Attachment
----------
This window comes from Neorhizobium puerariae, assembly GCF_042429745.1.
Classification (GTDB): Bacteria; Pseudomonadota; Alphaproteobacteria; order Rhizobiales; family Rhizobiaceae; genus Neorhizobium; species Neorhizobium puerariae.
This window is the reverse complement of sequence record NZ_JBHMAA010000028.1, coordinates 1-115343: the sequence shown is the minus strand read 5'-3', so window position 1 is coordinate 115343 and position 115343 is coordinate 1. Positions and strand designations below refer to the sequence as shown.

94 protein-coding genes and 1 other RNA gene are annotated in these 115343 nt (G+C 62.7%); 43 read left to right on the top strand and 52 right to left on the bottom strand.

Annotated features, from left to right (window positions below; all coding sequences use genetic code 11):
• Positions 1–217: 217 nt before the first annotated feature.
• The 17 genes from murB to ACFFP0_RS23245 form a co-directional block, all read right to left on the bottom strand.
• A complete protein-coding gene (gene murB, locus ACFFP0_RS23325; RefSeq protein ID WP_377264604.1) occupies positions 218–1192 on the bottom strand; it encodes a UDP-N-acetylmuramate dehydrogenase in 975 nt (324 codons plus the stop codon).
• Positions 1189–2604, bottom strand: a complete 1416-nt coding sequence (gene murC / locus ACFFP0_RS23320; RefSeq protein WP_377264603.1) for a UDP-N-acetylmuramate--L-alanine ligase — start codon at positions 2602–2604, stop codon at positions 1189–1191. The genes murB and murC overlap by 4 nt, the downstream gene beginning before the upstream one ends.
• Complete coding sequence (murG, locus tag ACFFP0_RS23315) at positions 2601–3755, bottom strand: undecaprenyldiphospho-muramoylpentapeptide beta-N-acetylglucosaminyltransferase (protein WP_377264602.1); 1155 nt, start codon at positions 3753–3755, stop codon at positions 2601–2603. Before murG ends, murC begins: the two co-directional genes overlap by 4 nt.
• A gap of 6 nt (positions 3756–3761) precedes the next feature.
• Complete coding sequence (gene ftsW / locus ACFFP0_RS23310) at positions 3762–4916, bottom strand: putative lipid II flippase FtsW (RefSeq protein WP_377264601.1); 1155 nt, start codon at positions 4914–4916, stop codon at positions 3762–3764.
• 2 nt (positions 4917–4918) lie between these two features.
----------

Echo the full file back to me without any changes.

This window comes from Neorhizobium puerariae, assembly GCF_042429745.1.
Classification (GTDB): Bacteria; Pseudomonadota; Alphaproteobacteria; order Rhizobiales; family Rhizobiaceae; genus Neorhizobium; species Neorhizobium puerariae.
This window is the reverse complement of sequence record NZ_JBHMAA010000028.1, coordinates 1-115343: the sequence shown is the minus strand read 5'-3', so window position 1 is coordinate 115343 and position 115343 is coordinate 1. Positions and strand designations below refer to the sequence as shown.

94 protein-coding genes and 1 other RNA gene are annotated in these 115343 nt (G+C 62.7%); 43 read left to right on the top strand and 52 right to left on the bottom strand.

Annotated features, from left to right (window positions below; all coding sequences use genetic code 11):
• Positions 1–217: 217 nt before the first annotated feature.
• The 17 genes from murB to ACFFP0_RS23245 form a co-directional block, all read right to left on the bottom strand.
• A complete protein-coding gene (gene murB, locus ACFFP0_RS23325; RefSeq protein ID WP_377264604.1) occupies positions 218–1192 on the bottom strand; it encodes a UDP-N-acetylmuramate dehydrogenase in 975 nt (324 codons plus the stop codon).
• Positions 1189–2604, bottom strand: a complete 1416-nt coding sequence (gene murC / locus ACFFP0_RS23320; RefSeq protein WP_377264603.1) for a UDP-N-acetylmuramate--L-alanine ligase — start codon at positions 2602–2604, stop codon at positions 1189–1191. The genes murB and murC overlap by 4 nt, the downstream gene beginning before the upstream one ends.
• Complete coding sequence (murG, locus tag ACFFP0_RS23315) at positions 2601–3755, bottom strand: undecaprenyldiphospho-muramoylpentapeptide beta-N-acetylglucosaminyltransferase (protein WP_377264602.1); 1155 nt, start codon at positions 3753–3755, stop codon at positions 2601–2603. Before murG ends, murC begins: the two co-directional genes overlap by 4 nt.
• A gap of 6 nt (positions 3756–3761) precedes the next feature.
• Complete coding sequence (gene ftsW / locus ACFFP0_RS23310) at positions 3762–4916, bottom strand: putative lipid II flippase FtsW (RefSeq protein WP_377264601.1); 1155 nt, start codon at positions 4914–4916, stop codon at positions 3762–3764.
• 2 nt (positions 4917–4918) lie between these two features.